The launch of Intel's new Sandy Bridge processors hasn't gone as smoothly as it might have done — and the saga continues...
Last month, despite the huge potential of Intel's new 32nm Sandy Bridge processors and associated motherboards, I ended up having to report various frustrating aspects for the PC musician. These ranged from occasionally poor PCI audio interface performance on some motherboards to radical changes in low‑latency audio performance between motherboard BIOS revisions.
Well, sadly the waters got even more muddied when, on 31st January, Intel admitted to a design problem in revision B2 of their Cougar Point chip sets. These are found on Sandy Bridge motherboards, and the fault might eventually result in data problems with the four SATA 2 ports after a couple of years of 'normal' use. Since the two SATA 3 ports remain unaffected, many SB laptops and notebooks and simpler SB desktop systems with only two drives remain totally unaffected, and are still being sold.
However, fortunately even those SB systems that do use SATA 3 ports should remain perfectly functional until replacement motherboards become available, since Intel project that the design flaw is only likely to result in about five percent of failures after five years use. As I write this a week into February, Sandy Bridge motherboard availability is beginning to dry up, although, to their credit, Intel have already fabricated modified chips, arranged return procedures for all affected products, and are desperately attempting to get their shipping quotas back to normal by the time you read this in mid‑March.
Most PC audio specialists have stated that anyone who has already bought one of their SB computers will be able to send it back for motherboard replacement and have it returned within about a week, for a nominal shipping charge.
If you've recently bought a Sandy Bridge system, you can check whether or not it's affected by downloading the Gigabyte 6 Series SATA Check utility (www.gigabyte.com/support‑downloads/utility.aspx?cg=2). Despite its 'Gigabyte‑only' display, this is said to work with other manufacturers' motherboards.
Intel have admitted that their revenue is likely to be $300 million down in the first quarter of 2011 because of this unforeseen problem, while AMD are already rubbing their hands with glee at the increased interest shown in their Fusion APU (Accelerated Processing Unit) range, which incorporates a powerful, ATI‑based, 3D graphics engine and is being touted as the 'green alternative', due to its small carbon footprint.
The Sandy Bridge processors also provide excellent performance per watt, as well as very low idle power‑consumption levels, making them a good choice for those who want a more efficient computer that can remain extremely quiet and cool when resting, but has plenty of power in reserve. Mind you, there's no need to write off Intel's previous tried‑and‑tested chip set just yet: accompanied by a Core i7, 950-series, 3.06GHz processor, the X58 chip set still produces many benchmark results that are neck and neck with a Core i7, 2600K, 3.4GHz Sandy Bridge system.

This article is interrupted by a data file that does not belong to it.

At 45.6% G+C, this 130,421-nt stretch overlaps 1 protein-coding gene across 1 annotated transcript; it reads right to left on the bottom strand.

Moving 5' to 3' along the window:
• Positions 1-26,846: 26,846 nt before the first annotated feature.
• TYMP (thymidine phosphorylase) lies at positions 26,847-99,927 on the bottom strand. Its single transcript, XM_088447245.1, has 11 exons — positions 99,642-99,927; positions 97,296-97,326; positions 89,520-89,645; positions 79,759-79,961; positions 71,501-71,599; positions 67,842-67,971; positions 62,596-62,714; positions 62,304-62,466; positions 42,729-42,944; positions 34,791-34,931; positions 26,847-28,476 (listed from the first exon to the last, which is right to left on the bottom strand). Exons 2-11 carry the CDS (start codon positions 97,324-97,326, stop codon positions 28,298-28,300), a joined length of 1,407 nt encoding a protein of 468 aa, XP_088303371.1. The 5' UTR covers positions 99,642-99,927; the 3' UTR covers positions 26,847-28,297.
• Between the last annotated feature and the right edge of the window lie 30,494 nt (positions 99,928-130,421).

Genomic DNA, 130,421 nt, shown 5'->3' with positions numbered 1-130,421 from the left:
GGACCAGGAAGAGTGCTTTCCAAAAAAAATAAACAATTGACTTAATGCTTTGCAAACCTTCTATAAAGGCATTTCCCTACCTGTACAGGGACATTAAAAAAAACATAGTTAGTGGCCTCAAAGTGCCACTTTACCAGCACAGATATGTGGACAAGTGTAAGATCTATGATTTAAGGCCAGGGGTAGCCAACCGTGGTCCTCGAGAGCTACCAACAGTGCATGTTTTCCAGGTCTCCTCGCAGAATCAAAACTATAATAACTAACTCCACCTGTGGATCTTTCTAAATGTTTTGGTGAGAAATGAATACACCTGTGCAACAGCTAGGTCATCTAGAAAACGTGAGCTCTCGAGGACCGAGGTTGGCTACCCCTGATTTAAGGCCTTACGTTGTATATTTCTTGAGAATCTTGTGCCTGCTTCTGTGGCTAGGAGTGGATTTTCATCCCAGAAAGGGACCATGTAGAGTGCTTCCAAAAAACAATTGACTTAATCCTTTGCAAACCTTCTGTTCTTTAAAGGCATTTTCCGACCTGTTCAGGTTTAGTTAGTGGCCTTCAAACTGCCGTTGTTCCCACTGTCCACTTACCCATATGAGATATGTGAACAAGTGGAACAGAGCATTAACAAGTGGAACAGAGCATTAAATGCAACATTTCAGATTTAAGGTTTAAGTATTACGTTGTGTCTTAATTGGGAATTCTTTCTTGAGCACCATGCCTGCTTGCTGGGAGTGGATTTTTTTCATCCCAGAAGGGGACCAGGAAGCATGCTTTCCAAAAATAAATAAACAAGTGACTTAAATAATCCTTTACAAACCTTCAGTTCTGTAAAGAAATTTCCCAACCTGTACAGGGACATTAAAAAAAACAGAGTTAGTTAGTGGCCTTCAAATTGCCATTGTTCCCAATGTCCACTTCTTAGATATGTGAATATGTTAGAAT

The first service pack for Microsoft's Windows 7 and Windows Server 2008 R2 will be available by the time you read this. It contains no new features relevant to the musician, but does have a raft of security patches and other fixes, including the previous updates delivered over Windows Update. It should be downloaded and installed by all musicians running this latest PC operating system.
Microsoft has also shipped the release candidate of its Explorer 9 browser. With a minimal‑looking interface reminiscent of Google's Chrome browser, it's apparently designed to be 'less intrusive' when viewing web sites, but the two most‑highlighted features are increased privacy and speed. It remains to be seen whether or not this latest release encourages those who have already abandoned Explorer in favour of Firefox, Chrome, Safari or Opera to return to the fold.
Paul's Extreme Sound Stretch: If you fancy entering a whole new world of macro sound manipulation, why not give the latest 2.2 version of this powerful, yet freeware, stand‑alone Windows-only utility a try. While most time-stretching algorithms begin to sound dodgy once pushed to 200 percent and beyond, this one comes into its own at more extreme settings with a maximum time-stretch value of 10,000 percent! It's a great tool for creating new pads and soundscapes from existing samples. To get the idea, have a look at the 800-percent stretched Ellie Goulding YouTube video (www.youtube.com/watch?v=aIj1XKm8Lqw).
See http://hypermammut.sourceforge.net/paulstretch for more details.
ToneBytes Bend Box: Ever fancied having a go at circuit bending? Well, now you can without risking your health or your favourite synth, courtesy of the freeware Bend Box VST Instrument from ToneBytes. It emulates its hardware equivalent by connecting variable controls between various random points in the 'circuit' that interact in unpredictable ways, and is nearly as much fun. Just drop its DLL file into your VST plugins folder and start tweaking its 15 unmarked knobs to see what new sounds you can discover. Go to http://tonebytes.com/bend-box for more information.